Sri Lanka 2014 – Day 4 (Scuba Diving by Hikkaduwa)

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Diving Sri Lanka
Scotch Diving in Sri Lanka


The thunderstorm the night before was soothing to sleep through but of course with my luck had to occur right before my scuba diving day. Storms usually means decreased visibility underwater due to the bottom sand being stirred up from the rough surf.

From our hotel in Balapitiya, it was a 30-minute drive to the dive shop in Hikkaduwa. The drive along the coast was beautiful but my thoughts were often drawn back to the images of devastation from the 2004 tsunami that I saw through the news and through the relief agency I worked with at the time.

Our driver would point out to us the tsunami memorials along the way. On the tip of my tongue many times, but I was too timid to ask for fear that it would elicit further sadness, was the question of if my driver had lost any loved ones in the disaster.

The country seems to have recovered as the main roads were rebuilt, trains were running, new vegetation has taken over the landscape. And time has proven that Sri Lankans are resilient. But there will always be an underlying sadness to the beauty of the land and strength of the people.

Sri Lanka - Barracuda Diving Center
Dive Center in Hikkaduwa

April marks the end of the diving season on East coast of Sri Lanka. Diving has started to move over to the West coast.

The dive operator we dove with, Barracuda Diving Center, was getting ready to move their operations to Trincomalee.

school of triggerfish
School of (Indian?) Triggerfish

Scotch and I did two dives each with Barracuda (the cost per dive per person was $30).

Our first dive was called Kirala Gala which had large schools of fish but not much coral. There was one other diver on the boat plus our dive master making it four of us in the group.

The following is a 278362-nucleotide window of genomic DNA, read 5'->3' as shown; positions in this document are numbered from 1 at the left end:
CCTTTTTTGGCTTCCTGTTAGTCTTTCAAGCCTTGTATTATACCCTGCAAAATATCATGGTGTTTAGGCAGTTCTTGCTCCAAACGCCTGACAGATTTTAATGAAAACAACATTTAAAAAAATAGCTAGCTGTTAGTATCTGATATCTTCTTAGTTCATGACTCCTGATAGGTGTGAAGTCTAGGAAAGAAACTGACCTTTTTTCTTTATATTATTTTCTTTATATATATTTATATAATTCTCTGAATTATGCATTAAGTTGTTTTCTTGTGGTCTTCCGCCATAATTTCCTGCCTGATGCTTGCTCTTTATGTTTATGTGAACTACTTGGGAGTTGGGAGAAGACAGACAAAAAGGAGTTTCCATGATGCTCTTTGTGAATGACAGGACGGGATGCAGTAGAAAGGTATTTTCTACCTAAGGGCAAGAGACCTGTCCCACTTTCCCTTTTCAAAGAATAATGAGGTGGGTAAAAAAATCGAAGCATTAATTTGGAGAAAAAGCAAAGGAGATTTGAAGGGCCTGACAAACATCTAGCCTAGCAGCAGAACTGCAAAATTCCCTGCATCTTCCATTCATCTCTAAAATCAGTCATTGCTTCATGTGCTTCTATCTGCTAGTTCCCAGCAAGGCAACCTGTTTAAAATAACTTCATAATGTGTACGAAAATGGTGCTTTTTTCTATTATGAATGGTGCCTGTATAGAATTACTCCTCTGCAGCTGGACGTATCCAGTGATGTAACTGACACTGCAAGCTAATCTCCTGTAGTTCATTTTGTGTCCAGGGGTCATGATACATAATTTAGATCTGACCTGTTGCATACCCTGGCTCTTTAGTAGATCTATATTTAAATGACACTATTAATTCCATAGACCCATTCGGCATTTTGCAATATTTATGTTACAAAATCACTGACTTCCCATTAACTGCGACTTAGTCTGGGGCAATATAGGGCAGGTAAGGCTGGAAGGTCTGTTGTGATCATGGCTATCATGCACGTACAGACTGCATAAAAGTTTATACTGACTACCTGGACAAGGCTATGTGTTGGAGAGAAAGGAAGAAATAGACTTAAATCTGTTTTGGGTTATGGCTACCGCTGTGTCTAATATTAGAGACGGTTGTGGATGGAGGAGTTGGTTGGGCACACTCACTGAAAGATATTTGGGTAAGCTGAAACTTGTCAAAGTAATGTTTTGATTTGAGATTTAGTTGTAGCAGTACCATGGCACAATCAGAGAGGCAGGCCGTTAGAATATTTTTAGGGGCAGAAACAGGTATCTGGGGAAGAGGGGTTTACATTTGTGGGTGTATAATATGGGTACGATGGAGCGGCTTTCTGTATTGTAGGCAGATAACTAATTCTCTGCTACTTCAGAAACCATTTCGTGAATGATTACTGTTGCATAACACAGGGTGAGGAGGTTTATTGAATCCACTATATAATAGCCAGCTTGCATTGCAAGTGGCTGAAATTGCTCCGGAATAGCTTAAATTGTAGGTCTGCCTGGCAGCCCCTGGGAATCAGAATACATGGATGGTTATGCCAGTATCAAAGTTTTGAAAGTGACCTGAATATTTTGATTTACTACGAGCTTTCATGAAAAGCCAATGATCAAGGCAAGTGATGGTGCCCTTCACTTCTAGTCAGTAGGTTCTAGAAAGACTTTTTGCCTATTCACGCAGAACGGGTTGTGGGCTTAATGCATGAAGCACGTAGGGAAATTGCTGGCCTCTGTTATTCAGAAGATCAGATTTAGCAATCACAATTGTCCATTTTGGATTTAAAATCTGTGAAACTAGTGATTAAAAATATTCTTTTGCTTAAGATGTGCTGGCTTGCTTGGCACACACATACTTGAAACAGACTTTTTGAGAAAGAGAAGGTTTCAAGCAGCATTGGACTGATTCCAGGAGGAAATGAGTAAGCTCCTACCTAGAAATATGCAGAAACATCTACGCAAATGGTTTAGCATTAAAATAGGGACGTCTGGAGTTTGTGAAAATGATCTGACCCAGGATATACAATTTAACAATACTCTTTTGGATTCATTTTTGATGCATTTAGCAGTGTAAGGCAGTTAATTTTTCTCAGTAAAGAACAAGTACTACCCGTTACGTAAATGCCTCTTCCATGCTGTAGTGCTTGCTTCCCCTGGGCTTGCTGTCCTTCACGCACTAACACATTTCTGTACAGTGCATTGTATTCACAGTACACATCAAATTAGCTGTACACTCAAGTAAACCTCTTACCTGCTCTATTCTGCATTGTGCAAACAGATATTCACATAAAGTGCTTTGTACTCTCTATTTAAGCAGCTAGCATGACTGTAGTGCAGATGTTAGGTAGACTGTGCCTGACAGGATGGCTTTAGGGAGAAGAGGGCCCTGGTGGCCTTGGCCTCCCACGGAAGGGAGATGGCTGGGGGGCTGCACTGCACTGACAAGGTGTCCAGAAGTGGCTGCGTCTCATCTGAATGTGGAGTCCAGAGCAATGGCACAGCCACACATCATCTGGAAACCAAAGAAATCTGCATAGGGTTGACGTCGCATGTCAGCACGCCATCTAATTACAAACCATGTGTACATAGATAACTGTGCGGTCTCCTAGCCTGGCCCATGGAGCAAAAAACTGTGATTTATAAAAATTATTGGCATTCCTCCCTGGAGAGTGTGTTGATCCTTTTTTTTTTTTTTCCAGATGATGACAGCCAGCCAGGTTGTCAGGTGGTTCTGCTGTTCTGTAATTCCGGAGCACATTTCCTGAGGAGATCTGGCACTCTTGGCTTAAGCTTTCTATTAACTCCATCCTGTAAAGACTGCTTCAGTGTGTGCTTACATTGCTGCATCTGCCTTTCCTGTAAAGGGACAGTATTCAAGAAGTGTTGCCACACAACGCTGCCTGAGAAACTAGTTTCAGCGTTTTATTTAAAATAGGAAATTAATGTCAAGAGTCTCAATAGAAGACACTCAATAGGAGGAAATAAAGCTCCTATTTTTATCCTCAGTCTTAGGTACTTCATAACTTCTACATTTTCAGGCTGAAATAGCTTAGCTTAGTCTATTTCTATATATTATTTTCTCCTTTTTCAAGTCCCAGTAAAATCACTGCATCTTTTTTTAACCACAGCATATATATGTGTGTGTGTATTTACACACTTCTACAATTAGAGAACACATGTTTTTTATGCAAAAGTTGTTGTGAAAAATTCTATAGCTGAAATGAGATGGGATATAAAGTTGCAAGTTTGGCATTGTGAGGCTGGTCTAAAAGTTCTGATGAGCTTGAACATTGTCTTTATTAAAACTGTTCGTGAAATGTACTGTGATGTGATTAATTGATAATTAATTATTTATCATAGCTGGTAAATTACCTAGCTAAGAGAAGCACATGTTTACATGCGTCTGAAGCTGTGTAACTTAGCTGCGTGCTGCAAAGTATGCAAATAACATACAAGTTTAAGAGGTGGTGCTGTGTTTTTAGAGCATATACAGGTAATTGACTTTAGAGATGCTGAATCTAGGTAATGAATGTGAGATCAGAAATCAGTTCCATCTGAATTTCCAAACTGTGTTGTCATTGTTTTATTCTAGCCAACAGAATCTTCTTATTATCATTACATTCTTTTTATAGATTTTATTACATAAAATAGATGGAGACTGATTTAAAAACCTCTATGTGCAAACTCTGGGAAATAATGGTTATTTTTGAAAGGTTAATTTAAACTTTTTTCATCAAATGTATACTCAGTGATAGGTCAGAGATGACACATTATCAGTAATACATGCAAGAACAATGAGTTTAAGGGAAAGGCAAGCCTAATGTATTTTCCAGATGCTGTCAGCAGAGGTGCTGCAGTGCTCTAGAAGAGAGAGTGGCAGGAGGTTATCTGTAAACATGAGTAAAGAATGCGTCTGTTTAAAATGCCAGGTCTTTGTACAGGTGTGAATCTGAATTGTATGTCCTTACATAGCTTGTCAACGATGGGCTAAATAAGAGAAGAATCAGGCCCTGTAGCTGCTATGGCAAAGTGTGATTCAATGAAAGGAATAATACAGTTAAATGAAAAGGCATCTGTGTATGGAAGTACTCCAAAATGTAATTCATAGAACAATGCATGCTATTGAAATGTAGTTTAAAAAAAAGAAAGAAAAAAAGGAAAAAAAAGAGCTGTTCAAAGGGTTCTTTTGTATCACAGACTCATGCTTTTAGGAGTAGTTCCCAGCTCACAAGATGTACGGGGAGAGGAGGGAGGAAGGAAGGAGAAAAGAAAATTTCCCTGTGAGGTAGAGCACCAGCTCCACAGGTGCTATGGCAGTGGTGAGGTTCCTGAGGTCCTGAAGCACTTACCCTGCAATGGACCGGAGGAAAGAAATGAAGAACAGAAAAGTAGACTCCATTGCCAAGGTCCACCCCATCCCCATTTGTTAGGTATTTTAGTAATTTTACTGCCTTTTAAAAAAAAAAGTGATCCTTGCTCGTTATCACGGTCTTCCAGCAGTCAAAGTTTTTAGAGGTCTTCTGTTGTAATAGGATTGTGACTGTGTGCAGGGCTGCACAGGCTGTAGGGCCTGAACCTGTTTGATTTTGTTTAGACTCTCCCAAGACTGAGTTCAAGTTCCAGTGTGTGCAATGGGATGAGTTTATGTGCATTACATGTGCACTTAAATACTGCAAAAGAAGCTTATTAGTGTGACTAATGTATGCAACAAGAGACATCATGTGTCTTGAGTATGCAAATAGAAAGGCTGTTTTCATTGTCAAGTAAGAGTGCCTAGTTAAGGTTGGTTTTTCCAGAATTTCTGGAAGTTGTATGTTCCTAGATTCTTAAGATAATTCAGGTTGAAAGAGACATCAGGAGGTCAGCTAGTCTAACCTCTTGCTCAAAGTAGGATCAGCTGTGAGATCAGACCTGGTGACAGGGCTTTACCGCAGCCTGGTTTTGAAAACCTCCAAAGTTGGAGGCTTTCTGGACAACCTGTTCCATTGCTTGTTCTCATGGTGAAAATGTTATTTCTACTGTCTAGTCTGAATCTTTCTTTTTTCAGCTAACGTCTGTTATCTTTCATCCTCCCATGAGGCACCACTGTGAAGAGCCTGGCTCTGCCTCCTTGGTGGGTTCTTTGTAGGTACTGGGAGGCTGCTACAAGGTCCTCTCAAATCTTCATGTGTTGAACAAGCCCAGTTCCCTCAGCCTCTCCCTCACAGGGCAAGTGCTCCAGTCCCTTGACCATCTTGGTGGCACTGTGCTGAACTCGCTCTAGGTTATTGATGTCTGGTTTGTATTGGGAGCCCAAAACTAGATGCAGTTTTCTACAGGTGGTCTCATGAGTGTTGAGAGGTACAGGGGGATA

School of Surgeonfish

The water temperature was a nice and warm 82°F (28°) and I felt comfortable in my 3 mil full wetsuit.

Visibility on this first dive was about 25 feet. What made this dive was the large schools of fish all around us: surgeonfish, triggerfish, fusiliers (gold-band), and others I couldn’t identify.

We also saw a few large trevally (probably the blue trevally).

pufferfish sri lanka

After our first dive, we went back to shore and the dive center for the surface interval and to pick up a few more divers.

Our second dive was at a site called Cave. Scotch and I buddied up again with our dive master from the first dive.

There was a short swim-through on this dive and not much else. Visibility had dropped to about 20 feet and there was a lot of particulate matter in the water which not only made for poor viz but also poor photos. We briefly lost sight of our dive master when engrossed in photographing a free-swimming scorpion fish.

Not much fish nor coral life combined with a strong current and other issues (my mask was too tight which gave me a pounding headache) made this a rather unpleasant and boring dive. Shame.

"Dory" Surgeonfish
“Dory” Surgeonfish

For dinner that night, we ventured out to a restaurant at a nearby sister property of our hotel because we needed a change of menu options. The property was located inland by a lake and the restaurant was al fresco.

We didn’t stay very long before asking for our check. I’m sure the view of the lake and surrounding areas during daylight hours would have been stunning but it was pitch black for us and full of mosquitoes out for blood. And the peace and quiet of the night was broken by the sound of Little Ginger crying herself to sleep. Totally unrelaxing.

For Sri Lanka – Day 5 – we head south to Galle for a day trip. Hoping that will be a more pleasant experience.

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One Comment

  1. Hey darl, once you’re done with the fort and a walk about around the town, see if your driver will take you to Ambalangoda as well — there’s this shop selling the traditional masks, and the craftspeople actually work out of a little area under the shop so you can see how they make them as well. One of my favourite little shops to go to 🙂

    Enjoy Sri Lanka! 🙂